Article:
In this video, learn how to follow along with the exercises in this course using your own lab environment. Learn about the environment used in this course and how to re-create it for yourself.
- Let's talk briefly about the environment that I'll be using to create this course, because you may want to create a similar environment in your own home or office lab. Today, thankfully, we have many options for running Windows Server and using that Windows Server as a container host, just like we'll be doing in this course. You could run Windows 10 Hyper-V on a desktop or a laptop and run Windows Server inside as a virtual machine, turning that virtual machine into a container host. You can run VMware Fusion on a Mac, again running Windows Server inside as a virtual machine. You could also run Windows Server as a virtual machine in VMware vSphere. And then of course as I'll demonstrate later in the course, you can also run Windows Server as a container host on Microsoft Azure, or AWS EC2, and there are numerous cloud options for running Windows Server, and then turning those Windows Servers into container hosts. Since I'm recording this course on a Mac, I've actually connected via RDP to a laptop that I'm using to create the environment for the course. So this is a Windows laptop, and if we go to system information you can see its Windows 10 Pro, your typical Dell laptop in this case. Of course the brand doesn't matter. This system happens to have 32 gigabytes of memory and it has a one gig PCI flash storage device as a hard drive, however I can tell you we're not going to use anywhere near that amount of memory nor are we going to use anywhere near that amount of storage. What I've done is I've enabled HyperV on this host and created a virtual machine, right now just one virtual machine that we're using for the course. This is called WinContainer1 and if we go into the settings for this virtual machine you can see I took the default of three gigabytes of memory for the Windows operating system to make this our container host, as well as the default of a single 100 gig virtual hard disk, again we're not using anywhere near that amount of storage. And then inside this virtual machine the only thing that I did to change it from the default Windows Server 2019 installation is to change the computer name, I called it WinContainer1, I disabled the Windows Defender firewalls, I disabled IE enhanced security configuration, because it gets in the way of your web browsing if we go into a website here, and then I downloaded all the latest updates. So this host has been completely updated and I encourage you to do the same. Other than that this is a standard Windows Server 2019 installation. Make sure you get the latest version of Windows Server 2019. And we'll be making this our docker host. This virtual machine will be our docker host throughout the course, and if needed we may add a second Windows 2019 installation, but for now we'll be spending most of our time on this single Windows 2019 server running as a virtual machine on top of Windows 10. As I mentioned, you can run Windows Server 2019 as a virtual machine in multiple other places. In this case, I just happen to choose Windows 10 as the platform to host the environment because I believe Windows 10 is a very popular operating system as everyone knows. So that's what you need to know about the environment being used for this course if you'd like to create your own environment on your own desktop or laptop system.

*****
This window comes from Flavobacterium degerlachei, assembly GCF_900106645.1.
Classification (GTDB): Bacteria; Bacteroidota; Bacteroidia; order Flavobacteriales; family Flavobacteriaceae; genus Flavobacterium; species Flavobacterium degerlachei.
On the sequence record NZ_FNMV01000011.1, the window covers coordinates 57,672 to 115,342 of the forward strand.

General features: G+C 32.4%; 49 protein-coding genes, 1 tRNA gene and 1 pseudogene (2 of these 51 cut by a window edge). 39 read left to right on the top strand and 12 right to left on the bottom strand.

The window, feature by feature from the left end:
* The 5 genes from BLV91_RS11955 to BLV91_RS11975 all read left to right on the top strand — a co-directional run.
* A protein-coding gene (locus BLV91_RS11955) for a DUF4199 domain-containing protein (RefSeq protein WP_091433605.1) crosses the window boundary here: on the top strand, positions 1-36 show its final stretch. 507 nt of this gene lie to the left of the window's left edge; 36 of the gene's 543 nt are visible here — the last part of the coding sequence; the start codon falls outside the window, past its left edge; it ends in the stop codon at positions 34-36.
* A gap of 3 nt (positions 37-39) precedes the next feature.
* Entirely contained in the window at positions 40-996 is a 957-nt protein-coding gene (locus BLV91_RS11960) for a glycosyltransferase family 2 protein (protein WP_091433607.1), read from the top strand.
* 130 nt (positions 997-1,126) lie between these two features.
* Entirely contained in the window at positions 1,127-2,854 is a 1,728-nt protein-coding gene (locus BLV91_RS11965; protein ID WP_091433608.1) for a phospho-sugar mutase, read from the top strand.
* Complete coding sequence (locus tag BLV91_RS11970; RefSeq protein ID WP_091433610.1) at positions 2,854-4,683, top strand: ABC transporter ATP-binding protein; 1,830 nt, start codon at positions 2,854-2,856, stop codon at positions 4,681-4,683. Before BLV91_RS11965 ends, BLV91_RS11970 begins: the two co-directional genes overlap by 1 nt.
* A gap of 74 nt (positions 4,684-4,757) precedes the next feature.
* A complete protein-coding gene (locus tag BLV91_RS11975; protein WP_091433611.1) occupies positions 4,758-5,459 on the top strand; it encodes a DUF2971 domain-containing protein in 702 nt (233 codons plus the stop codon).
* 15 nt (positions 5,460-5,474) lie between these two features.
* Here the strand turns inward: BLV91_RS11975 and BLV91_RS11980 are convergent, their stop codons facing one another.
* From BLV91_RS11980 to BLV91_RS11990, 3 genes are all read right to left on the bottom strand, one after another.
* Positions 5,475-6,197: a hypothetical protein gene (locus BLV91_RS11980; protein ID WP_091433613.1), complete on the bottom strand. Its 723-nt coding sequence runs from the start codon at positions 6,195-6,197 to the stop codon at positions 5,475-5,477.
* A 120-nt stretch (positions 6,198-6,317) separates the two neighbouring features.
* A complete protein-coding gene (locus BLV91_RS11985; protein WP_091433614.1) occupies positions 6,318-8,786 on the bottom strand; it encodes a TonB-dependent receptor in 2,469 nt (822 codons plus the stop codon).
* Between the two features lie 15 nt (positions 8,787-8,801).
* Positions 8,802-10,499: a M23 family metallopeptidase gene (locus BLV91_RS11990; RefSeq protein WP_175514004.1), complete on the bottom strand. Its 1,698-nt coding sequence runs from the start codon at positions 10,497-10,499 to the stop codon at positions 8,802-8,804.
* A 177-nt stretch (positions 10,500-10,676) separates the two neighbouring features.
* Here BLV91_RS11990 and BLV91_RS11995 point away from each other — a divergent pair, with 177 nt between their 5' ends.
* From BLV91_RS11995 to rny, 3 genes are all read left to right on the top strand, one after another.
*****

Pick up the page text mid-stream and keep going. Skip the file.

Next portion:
- The benefits of containers in Windows
- Container architecture
- Clusters, nodes, services, and stacks
- Installing a Windows container hosts
- Running your first container
- Pushing and pulling containers from a registry
- Managing images
- Managing container storage
- Orchestrating Windows containers
- Using Dockerfiles
- Deploying containers in Azure
- Deploying containers in AWS